Newsletter January 2021

2020 has been an extraordinary year and we hope you and your families are safe and well. As you know, we had to cancel our AGM and the talks programme, which we hope to resume later in 2021. Our 2021 AGM is of course dependent on Covid guidelines at the time. We will contact you should it become necessary to postpone it.

Planning issues

The biggest threat now facing the entire southeast is the government’s White Paper, “Planning for the Future”. The new proposals, following a decade of overdevelopment, would grant developers even further license to escape local control. We would point out three areas in which the proposals are fundamentally flawed:

1) They would create a zonal planning system, in which applications based on pre-approved “design codes” receive automatic approval. This would eliminate a whole stage of local oversight, increasing the likelihood of unsuitable building schemes.

2) They would establish a centralised algorithm to impose higher housing targets on local authorities. This would be at best a very blunt instrument that would be blind to local geography, ecology and building patterns.

3) The centrally imposed targets would be entirely unrealistic. The new housing target for Mid Sussex, for example, would be 1,305 units per year – 72% above current build rates. The imposition of such an implausible requirement would only ensure that the local authority remains in default, making us even more vulnerable to speculative schemes.

It is notable that these proposals have drawn condemnation from across the political spectrum. Media reports now indicate that the government may alter its position at least partially. We encourage all members who have not already done so to contact our MP Mims Davies ( to make their views clear and to request her support. The Society’s open letter to Ms Davies is available for reference on our website under Latest News.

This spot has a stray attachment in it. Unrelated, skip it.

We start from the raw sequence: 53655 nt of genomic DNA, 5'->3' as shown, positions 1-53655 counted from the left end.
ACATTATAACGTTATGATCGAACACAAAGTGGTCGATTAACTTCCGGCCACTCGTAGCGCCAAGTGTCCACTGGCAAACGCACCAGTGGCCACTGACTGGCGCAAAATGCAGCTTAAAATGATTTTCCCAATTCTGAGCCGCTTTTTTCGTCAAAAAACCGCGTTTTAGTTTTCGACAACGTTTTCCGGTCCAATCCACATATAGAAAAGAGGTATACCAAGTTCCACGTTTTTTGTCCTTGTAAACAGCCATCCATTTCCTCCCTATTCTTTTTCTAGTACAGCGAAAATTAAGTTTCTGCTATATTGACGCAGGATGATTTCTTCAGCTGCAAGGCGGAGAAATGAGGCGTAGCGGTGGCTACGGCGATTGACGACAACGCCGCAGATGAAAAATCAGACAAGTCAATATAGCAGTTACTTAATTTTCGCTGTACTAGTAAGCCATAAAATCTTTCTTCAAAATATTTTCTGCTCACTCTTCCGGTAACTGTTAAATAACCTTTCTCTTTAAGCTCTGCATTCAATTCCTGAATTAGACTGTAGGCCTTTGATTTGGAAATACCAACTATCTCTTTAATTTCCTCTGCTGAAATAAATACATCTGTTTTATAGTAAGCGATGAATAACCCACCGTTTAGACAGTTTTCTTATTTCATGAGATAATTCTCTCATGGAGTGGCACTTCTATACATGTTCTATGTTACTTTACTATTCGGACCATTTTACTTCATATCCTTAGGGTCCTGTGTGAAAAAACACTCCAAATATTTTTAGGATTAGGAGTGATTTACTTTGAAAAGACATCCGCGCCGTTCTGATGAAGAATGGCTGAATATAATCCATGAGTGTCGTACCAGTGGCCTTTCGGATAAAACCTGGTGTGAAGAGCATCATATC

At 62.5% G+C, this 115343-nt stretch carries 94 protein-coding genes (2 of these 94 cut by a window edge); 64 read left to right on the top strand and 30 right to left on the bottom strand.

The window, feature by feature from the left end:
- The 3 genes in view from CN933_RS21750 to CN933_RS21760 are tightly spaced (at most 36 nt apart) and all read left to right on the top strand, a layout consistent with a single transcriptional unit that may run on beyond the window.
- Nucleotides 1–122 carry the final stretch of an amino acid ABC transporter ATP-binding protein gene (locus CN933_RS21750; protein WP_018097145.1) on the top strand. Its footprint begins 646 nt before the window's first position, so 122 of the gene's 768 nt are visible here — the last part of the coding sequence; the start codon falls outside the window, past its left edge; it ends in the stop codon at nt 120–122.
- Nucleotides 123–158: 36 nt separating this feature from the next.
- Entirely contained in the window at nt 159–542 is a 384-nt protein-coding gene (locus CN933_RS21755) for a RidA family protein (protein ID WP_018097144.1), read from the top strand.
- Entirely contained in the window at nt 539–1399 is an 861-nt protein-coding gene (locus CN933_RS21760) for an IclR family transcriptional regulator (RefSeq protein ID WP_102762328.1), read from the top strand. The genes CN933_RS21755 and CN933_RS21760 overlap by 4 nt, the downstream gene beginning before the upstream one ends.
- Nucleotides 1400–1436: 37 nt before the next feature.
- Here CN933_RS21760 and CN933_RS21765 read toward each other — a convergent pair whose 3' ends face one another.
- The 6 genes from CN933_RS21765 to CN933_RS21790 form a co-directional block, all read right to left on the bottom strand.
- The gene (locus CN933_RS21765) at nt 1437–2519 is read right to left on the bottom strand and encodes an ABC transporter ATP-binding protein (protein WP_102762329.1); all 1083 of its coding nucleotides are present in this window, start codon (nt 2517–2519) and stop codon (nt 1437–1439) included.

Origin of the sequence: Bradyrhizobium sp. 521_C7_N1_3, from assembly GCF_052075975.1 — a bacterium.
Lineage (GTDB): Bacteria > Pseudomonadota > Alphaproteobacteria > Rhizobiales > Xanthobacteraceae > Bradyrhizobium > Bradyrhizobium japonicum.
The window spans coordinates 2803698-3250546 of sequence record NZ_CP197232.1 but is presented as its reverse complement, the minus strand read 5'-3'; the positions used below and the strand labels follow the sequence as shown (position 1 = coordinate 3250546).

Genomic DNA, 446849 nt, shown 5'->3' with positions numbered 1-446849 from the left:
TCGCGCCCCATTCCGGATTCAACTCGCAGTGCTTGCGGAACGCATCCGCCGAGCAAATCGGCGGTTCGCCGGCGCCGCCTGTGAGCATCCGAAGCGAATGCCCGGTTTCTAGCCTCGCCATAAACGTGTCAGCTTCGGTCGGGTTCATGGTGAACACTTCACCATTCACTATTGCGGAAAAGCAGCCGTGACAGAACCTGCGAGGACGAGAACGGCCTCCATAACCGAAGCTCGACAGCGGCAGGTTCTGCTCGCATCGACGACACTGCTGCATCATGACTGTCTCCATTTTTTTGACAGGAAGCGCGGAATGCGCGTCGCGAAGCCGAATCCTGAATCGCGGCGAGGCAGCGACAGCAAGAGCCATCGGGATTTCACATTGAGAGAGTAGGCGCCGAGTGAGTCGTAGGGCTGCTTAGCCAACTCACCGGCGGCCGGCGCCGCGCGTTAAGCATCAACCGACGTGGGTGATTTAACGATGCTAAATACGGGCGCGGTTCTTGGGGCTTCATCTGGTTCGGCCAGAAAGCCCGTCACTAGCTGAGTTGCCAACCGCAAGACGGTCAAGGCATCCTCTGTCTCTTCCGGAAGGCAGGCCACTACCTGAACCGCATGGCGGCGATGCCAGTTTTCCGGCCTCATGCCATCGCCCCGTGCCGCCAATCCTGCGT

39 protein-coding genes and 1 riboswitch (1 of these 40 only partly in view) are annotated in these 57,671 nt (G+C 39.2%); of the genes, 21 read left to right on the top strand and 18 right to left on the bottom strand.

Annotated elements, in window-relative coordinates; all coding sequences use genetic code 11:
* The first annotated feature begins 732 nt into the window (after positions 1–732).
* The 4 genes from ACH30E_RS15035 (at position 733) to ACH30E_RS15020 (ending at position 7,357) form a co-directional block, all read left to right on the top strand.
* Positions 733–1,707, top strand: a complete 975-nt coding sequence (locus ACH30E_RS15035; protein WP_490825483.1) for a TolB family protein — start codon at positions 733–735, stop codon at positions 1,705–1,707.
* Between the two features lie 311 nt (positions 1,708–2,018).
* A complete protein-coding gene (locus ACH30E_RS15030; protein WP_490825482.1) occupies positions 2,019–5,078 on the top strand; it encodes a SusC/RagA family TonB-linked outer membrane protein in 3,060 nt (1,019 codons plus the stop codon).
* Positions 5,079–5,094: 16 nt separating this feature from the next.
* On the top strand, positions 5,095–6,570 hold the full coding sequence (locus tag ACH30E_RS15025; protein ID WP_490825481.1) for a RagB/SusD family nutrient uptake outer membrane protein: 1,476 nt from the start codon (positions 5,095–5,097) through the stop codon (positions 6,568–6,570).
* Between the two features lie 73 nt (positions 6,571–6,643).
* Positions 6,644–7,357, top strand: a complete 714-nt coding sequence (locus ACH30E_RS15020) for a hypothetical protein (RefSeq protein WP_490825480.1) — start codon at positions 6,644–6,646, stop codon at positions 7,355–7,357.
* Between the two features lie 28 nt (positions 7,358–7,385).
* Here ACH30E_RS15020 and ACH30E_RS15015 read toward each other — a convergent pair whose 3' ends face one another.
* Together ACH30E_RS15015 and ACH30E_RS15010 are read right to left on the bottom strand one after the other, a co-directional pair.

Croudace scheme for 48 houses off High Beech Lane: planning permission has been granted and works have begun on a site with a well attested history of flooding and land instability. Neighbours of the site were promptly subjected to flooding and have called on the Council to issue a stop order halting construction until an independent, expert analysis can find a permanent solution.

Haywards Heath Golf Course: Fairfax the developers have withdrawn their application for 725 homes. There are no further developments at the time of writing.

200 houses at Scamps Hill: Southern Housing Group announced in June its intention to build 200 dwellings south of Scamps Hill and subsequently submitted a detailed (“reserved matters”) planning application. Regrettably, the Secretary of State gave outline planning permission in 2018, so development in some form will take place. There is some irony in a charitable housing trust carrying out this unwarranted assault on our community. The Society has objected, although we are limited now to commenting on the details of the scheme.

Blocks of flats on Tavistock and Summerhill School site: There was a victory for common sense in August when a Planning Committee refused permission for this scheme. The proposal, comprising 34 flats and four “town houses”, is an urban concept entirely out of keeping with the rest of Lindfield’s built environment. The applicants have lodged an appeal, which is likely to result in a public hearing before a government Planning Inspector.